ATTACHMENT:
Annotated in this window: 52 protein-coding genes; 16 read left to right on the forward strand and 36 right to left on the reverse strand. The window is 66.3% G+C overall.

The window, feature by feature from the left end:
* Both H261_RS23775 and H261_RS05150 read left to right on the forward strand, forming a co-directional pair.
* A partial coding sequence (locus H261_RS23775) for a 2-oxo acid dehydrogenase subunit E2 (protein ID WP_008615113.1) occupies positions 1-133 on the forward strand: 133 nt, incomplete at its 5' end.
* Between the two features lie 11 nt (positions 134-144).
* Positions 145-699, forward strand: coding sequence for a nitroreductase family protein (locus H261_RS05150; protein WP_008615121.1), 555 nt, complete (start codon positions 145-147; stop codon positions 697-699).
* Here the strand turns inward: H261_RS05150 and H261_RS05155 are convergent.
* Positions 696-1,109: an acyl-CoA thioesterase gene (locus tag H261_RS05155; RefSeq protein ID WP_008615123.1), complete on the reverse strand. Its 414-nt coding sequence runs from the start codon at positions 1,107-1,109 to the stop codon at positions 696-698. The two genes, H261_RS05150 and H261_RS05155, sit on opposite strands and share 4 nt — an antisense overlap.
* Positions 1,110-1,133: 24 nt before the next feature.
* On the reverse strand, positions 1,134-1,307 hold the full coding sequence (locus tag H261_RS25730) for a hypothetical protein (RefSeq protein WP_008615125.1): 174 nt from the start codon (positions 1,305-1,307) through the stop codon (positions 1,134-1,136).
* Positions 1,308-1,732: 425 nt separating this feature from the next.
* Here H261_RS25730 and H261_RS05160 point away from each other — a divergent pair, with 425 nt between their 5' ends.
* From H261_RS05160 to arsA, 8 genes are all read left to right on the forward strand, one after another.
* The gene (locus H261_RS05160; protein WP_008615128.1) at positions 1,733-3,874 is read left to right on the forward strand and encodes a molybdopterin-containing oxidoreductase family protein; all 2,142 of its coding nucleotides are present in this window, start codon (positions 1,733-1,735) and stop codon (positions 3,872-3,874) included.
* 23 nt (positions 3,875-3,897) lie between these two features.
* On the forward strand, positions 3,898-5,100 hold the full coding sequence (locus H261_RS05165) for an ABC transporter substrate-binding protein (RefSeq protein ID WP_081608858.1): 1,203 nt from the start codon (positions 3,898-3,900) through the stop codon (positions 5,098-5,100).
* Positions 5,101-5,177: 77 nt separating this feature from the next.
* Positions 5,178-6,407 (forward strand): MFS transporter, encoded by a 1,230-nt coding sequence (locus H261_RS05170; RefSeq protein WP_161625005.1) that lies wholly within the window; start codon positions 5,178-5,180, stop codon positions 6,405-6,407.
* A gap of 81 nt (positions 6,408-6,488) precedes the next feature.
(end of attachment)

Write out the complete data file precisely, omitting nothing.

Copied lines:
Annotated in this window: 52 protein-coding genes; 16 read left to right on the forward strand and 36 right to left on the reverse strand. The window is 66.3% G+C overall.

The window, feature by feature from the left end:
* Both H261_RS23775 and H261_RS05150 read left to right on the forward strand, forming a co-directional pair.
* A partial coding sequence (locus H261_RS23775) for a 2-oxo acid dehydrogenase subunit E2 (protein ID WP_008615113.1) occupies positions 1-133 on the forward strand: 133 nt, incomplete at its 5' end.
* Between the two features lie 11 nt (positions 134-144).
* Positions 145-699, forward strand: coding sequence for a nitroreductase family protein (locus H261_RS05150; protein WP_008615121.1), 555 nt, complete (start codon positions 145-147; stop codon positions 697-699).
* Here the strand turns inward: H261_RS05150 and H261_RS05155 are convergent.
* Positions 696-1,109: an acyl-CoA thioesterase gene (locus tag H261_RS05155; RefSeq protein ID WP_008615123.1), complete on the reverse strand. Its 414-nt coding sequence runs from the start codon at positions 1,107-1,109 to the stop codon at positions 696-698. The two genes, H261_RS05150 and H261_RS05155, sit on opposite strands and share 4 nt — an antisense overlap.
* Positions 1,110-1,133: 24 nt before the next feature.
* On the reverse strand, positions 1,134-1,307 hold the full coding sequence (locus tag H261_RS25730) for a hypothetical protein (RefSeq protein WP_008615125.1): 174 nt from the start codon (positions 1,305-1,307) through the stop codon (positions 1,134-1,136).
* Positions 1,308-1,732: 425 nt separating this feature from the next.
* Here H261_RS25730 and H261_RS05160 point away from each other — a divergent pair, with 425 nt between their 5' ends.
* From H261_RS05160 to arsA, 8 genes are all read left to right on the forward strand, one after another.
* The gene (locus H261_RS05160; protein WP_008615128.1) at positions 1,733-3,874 is read left to right on the forward strand and encodes a molybdopterin-containing oxidoreductase family protein; all 2,142 of its coding nucleotides are present in this window, start codon (positions 1,733-1,735) and stop codon (positions 3,872-3,874) included.
* 23 nt (positions 3,875-3,897) lie between these two features.
* On the forward strand, positions 3,898-5,100 hold the full coding sequence (locus H261_RS05165) for an ABC transporter substrate-binding protein (RefSeq protein ID WP_081608858.1): 1,203 nt from the start codon (positions 3,898-3,900) through the stop codon (positions 5,098-5,100).
* Positions 5,101-5,177: 77 nt separating this feature from the next.
* Positions 5,178-6,407 (forward strand): MFS transporter, encoded by a 1,230-nt coding sequence (locus H261_RS05170; RefSeq protein WP_161625005.1) that lies wholly within the window; start codon positions 5,178-5,180, stop codon positions 6,405-6,407.
* A gap of 81 nt (positions 6,408-6,488) precedes the next feature.